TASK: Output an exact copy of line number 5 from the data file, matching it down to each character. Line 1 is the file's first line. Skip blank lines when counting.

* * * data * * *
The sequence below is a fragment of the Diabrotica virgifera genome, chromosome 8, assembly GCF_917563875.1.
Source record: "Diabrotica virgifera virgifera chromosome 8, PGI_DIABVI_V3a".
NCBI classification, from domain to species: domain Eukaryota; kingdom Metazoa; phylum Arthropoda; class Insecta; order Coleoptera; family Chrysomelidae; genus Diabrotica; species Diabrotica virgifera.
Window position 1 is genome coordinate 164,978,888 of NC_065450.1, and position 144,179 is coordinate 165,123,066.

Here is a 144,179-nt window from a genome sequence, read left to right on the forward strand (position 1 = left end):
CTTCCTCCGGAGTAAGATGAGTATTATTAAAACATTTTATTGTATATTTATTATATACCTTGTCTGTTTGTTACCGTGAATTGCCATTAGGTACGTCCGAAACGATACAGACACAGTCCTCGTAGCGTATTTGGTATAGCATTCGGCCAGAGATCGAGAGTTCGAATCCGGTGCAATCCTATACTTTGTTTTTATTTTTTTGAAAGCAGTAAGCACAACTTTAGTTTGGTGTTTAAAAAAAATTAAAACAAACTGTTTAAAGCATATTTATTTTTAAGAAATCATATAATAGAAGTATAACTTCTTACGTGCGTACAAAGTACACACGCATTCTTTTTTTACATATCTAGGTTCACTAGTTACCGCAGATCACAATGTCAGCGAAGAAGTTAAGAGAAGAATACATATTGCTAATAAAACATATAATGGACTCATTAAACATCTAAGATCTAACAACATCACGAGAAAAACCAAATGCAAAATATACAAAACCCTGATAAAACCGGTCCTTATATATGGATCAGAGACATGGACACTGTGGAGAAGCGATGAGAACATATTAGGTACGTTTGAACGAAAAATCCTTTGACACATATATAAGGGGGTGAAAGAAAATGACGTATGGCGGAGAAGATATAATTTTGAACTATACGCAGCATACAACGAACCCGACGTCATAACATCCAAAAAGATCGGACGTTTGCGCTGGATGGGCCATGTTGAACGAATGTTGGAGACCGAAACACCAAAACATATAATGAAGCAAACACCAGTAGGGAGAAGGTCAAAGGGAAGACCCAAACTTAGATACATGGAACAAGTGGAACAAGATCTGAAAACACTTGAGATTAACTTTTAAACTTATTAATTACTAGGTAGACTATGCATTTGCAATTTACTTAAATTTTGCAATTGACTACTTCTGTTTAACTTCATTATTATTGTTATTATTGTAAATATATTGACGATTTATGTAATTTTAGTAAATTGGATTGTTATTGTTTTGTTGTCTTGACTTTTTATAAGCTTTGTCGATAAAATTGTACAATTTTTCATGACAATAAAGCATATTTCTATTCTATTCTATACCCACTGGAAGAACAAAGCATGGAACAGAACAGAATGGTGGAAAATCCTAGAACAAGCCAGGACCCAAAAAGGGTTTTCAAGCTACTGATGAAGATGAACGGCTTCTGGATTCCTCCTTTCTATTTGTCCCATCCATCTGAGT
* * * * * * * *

Here is a 144,179-nt window from a genome sequence, read left to right on the forward strand (position 1 = left end):